OpenMediaVault Issues

So my OpenMediaVault (OMV) NAS did reboot today for some reason. It didn’t manage to boot up successfully again, however, but entered “emergency mode” instead.
After some digging around it seems this is related to the combination of LUKS drive encryption and MergerFS (same with UnionFS).
For normal operation, first the LUKS drives need to be decrypted. Then the decrypted drives can be pooled together with MergerFS.
Some changes in OMV 5 (as compared to OMV 4) cause the boot sequence to enter emergency mode if not all drives in /etc/fstab can be mounted while booting. Since the LUKS drives are still encrypted when booting, mounting those drives obviously fails. And consequently mounting the MergerFS filesystem also cannot succeed.

The issue can be patched by adding the nofail option to all LUKS drives in /etc/fstab and also adding the noauto option to the MergerFS entry in /etc/fstab. It may only be a matter of time until OMV decides to rewrite /etc/fstab, thus nullifying the changes described above.

But since I do not reboot my NAS that often, the above patch works fine for now.



Some Docker Best Practices

A lot of things must be considered when creating a Docker image, which can be overwhelming for beginners.
Here are some best practices and gotchas for Docker I collected over time and the reasoning behind them.

First Steps with the Tang Nano FPGA Development Board

The Tang Nano is a very very low cost FPGA development board by Sipeed featuring a GW1N-1-LV FPGA produced by GOWIN Semiconductors. GOWIN is another Chinese chip manufacturer entering the FPGA arena, like Efinix and Anlogic.
The GW1N-1-LV is the smallest member of GOWINs “Little Bee” series, which consists of small footprint instant-on FPGA devices for IoT and interfacing solutions.

The Tang Nano FPGA development board

Writing and Understanding RISC-V Assembly Code

For quite a while I have followed the RISC-V ISA with growing intereset. Now that RISC-V is becoming more and more popular and catching a lot of public attention, it is time to get my hands dirty with some low level RISC-V assembly coding.

Gigabit Transceiver(s) for a Cheap FPGA Development Board

There are a lot of FPGA development boards out there to buy. Official vendor boards with the latest advanced devices on it can easily cost several thousand Euros.
Hobbyists and makers are more interested in FPGA development boards within an affordable price range (roughly << 100 $/€). The logic resources and feature set of the FPGA devices on these boards is not that important on the other hand. The main application for makers/hobbyists is small projects and self-learning, I assume, and not rolling out their own 5G equipment.

First Steps with the iCEBreaker FPGA Development Board

The iCEBreaker board is the first FPGA development board with a fully open-source toolchain, which allows to go all the way from HDL code to configuration bitstream. All the schematics and hardware information is openly available at no extra cost.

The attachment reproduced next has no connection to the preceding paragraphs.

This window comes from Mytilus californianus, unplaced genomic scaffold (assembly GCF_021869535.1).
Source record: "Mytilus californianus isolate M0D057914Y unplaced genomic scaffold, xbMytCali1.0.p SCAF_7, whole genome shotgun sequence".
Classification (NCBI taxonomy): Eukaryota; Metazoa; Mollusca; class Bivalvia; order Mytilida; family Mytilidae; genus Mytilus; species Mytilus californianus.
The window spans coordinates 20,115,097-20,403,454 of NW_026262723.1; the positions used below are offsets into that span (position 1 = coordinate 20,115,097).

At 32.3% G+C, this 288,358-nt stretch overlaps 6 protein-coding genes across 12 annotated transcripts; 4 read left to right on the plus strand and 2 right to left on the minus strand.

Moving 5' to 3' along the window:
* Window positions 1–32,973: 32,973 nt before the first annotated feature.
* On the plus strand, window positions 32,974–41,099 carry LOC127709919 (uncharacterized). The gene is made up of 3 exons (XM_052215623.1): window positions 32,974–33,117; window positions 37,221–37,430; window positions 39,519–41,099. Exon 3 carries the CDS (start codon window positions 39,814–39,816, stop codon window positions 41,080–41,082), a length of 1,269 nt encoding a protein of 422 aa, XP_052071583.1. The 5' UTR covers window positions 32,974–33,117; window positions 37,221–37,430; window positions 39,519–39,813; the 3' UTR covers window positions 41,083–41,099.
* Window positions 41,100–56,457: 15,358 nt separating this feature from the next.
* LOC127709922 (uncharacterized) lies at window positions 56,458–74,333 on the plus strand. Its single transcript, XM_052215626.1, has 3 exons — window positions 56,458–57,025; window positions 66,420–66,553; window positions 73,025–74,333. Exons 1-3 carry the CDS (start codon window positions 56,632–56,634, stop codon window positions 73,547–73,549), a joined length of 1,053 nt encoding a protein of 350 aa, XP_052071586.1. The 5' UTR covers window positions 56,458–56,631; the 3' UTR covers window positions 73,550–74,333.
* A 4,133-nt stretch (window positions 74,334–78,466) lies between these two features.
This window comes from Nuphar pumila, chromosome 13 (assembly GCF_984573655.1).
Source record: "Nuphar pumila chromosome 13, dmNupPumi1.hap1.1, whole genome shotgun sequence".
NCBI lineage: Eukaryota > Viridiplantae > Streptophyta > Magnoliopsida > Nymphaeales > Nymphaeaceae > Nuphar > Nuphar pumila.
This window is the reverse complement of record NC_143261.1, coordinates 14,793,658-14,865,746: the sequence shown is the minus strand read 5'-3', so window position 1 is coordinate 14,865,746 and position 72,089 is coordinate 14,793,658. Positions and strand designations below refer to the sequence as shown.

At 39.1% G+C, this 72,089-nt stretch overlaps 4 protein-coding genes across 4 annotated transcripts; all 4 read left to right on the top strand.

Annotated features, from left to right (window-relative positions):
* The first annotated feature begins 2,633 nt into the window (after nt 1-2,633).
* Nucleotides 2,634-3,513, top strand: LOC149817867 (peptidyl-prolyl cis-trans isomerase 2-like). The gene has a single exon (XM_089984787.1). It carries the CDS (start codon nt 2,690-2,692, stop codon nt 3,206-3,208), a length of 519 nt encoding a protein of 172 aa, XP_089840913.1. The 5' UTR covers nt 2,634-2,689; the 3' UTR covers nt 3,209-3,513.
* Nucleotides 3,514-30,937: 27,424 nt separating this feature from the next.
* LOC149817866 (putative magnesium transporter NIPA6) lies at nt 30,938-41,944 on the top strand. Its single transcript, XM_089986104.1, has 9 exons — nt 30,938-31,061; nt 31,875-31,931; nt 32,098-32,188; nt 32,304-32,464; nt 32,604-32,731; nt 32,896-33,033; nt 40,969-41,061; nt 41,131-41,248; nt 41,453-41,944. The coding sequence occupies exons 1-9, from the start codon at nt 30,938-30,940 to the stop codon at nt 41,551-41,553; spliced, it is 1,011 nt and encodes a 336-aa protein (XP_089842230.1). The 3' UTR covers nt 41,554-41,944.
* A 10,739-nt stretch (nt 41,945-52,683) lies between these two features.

First Steps with the Longan Nano RISC-V Development Board

The Longan Nano is a new contestor in the area of affordable RISC-V development boards. The Longan Nano’s form factor and price puts it up against the Arduino Nano and all other varieties of STM32-based “nano boards”, which can be found abundantly on Ebay and AliExpress.

Undelete Files with SnapRAID

Today I accidentally deleted a whole folder of important documents on my OpenMediaVault(OMV) NAS, while doing some cleaning up.
Of course I would have a backup of the folder on an external hard-drive, but this was the perfect opportunity to test SnapRAID.

Getting Started with Magic VLSI

Magic VLSI – or just Magic – is a free and open source VLSI layout software. Simply put Magic allows you to draw the mask layers used in a semiconductor facrication process. The Magic software is another “Berkeley Child” (like BSD and others) and first came into existence in the 1980s. Magic is still under active development as of late 2019.

Some Linux distributions offer a pre-build package for Magic from their package repository. Most often these packages are outdated and therefor it is best to build Magic from the sources.

Getting Started with GHDL

If you haven’t heard of GHDL, it is *the* free open-source VHDL simulator out there.
GHDL stand for “G Hardware Description Language” (the G is without meaning). GHDL is mainly implemented in Ada and can be build with different backends: mcode, LLVM and GCC. The different backends provide different performance levels and vary in build complexity. I recommend LLVM since it performs well and is still quite straight forward to build. Building GHDL from latest sources from its github project is probably the best way to go.

Despite its free nature GHDL provides very good support for all major VHDL-LRM releases: VHDL-1987/1993/200X/2008(partial). Unfortunately GHDL is a pure VHDL simulator, so there is no support for Verilog at all. This is understandable as there are already some very good simulators for Verilog out there.

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